The cross is ever before the believer, beckoning the us to share in the sufferings of Christ.

At times, life will feature unfairness, personality differences, differences of opinion and situational miscalculation.  You, the believer, will be on the receiving end and wonder why you deserve such treatment.

In this moment, the cross of Christ is presented to you.  Will you bear it?

Jesus said, “If anyone would come after me, let him deny himself and take up his cross and follow me.”  The cost of following the pattern of Christ is before you in these times, and what a pattern He set for you.

When he was reviled (disrespected, belittled, insulted), he did not revile in return; when he suffered, he did not threaten, but continued entrusting himself to him who judges justly (I Peter 2:23).  “When reviled, we bless” (1 Corinthians 4:12).

In these verses we encounter a four-part pattern to handling unfairness:

  1. don’t retaliate (don’t return evil for evil)
  2. don’t threaten (“If you do that again, I’ll…”)
  3. trust yourself to the ultimate Judge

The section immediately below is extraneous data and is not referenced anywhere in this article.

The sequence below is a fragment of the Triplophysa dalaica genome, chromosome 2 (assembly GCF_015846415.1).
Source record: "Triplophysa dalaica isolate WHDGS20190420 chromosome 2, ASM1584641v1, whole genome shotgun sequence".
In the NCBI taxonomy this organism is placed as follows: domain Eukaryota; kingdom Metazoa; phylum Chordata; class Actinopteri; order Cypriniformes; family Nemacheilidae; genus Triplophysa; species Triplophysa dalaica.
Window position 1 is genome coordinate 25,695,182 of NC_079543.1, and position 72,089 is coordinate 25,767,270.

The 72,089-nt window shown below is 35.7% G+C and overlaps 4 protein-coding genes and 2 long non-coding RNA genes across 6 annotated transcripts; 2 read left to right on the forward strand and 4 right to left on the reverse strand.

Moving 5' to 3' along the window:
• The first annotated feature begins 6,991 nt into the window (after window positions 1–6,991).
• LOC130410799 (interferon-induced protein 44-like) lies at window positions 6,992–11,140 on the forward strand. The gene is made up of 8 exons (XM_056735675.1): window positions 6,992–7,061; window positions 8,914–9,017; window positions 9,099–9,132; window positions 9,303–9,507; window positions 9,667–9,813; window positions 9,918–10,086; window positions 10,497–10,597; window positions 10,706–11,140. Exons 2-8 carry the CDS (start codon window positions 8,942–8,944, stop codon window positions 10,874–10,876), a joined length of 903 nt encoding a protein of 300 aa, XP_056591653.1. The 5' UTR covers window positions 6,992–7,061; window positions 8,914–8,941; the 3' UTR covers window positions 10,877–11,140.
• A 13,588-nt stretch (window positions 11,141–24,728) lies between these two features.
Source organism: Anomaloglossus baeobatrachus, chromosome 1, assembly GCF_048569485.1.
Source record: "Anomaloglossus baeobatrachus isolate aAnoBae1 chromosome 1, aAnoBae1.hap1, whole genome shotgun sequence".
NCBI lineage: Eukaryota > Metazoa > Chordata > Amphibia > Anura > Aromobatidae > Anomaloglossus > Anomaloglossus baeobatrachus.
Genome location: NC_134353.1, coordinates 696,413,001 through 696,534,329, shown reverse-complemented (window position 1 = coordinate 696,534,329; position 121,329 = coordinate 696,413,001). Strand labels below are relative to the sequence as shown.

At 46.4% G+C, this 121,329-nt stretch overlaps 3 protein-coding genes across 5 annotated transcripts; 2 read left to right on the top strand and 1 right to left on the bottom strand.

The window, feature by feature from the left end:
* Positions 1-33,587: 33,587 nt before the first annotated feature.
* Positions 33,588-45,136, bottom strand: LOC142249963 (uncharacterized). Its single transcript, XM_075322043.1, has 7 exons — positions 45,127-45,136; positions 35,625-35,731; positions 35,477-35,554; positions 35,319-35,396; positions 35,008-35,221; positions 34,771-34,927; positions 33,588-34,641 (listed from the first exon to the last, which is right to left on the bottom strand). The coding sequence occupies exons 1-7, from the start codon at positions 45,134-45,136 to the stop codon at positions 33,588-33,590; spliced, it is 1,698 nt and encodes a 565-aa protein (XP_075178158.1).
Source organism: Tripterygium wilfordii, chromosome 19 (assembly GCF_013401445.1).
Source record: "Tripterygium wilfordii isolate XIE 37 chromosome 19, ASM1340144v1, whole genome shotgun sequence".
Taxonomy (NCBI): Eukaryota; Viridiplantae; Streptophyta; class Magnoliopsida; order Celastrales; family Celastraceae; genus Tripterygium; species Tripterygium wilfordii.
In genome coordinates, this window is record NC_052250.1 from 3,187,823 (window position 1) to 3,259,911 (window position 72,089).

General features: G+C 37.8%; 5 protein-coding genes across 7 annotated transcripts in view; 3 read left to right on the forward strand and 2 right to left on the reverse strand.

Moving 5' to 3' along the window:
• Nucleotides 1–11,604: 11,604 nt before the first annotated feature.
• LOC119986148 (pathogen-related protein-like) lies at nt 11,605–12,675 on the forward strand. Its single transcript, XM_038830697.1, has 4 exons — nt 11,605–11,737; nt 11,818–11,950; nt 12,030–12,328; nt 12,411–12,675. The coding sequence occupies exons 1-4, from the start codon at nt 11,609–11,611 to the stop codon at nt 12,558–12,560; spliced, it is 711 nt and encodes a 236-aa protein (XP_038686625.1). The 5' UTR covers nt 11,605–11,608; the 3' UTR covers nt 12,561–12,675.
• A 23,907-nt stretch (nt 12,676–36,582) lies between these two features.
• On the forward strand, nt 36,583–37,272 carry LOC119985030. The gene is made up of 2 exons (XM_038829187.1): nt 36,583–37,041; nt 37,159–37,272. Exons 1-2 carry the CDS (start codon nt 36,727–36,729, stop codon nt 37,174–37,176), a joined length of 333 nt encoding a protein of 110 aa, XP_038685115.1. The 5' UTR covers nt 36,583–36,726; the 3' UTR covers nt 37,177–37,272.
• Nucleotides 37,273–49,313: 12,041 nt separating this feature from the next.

4. bless the other person

The first two are commands that restrict sin.  The third points us to our eschatological reality and induces prayer.  The fourth is completely counter-intuitive in this world:  it forces us out of self focus and depression and puts us on a loving, Christ-like offensive as we are a blessing in our enemy’s life where they were a curse in ours.

Listen to the instruction and promise of Proverbs 25:21-22:

21 If your enemy is hungry, give him bread to eat,
and if he is thirsty, give him water to drink,
22 for you will heap burning coals on his head**,
and the Lord will reward you.

Μόνο ο Χριστός

I pray that you will bear your cross daily and follow Christ’s example.  Take heart! He is the Righteous Judge.  Go to Him, weak and heavy laden, and find rest for your soul.


**I see a pair of possibilities as to the meaning of “heap burning coals on his head”:  1) your enemy may realize how he or she injured you and feel shame and a need for repentance 2) your enemy may be the subject God’s judgment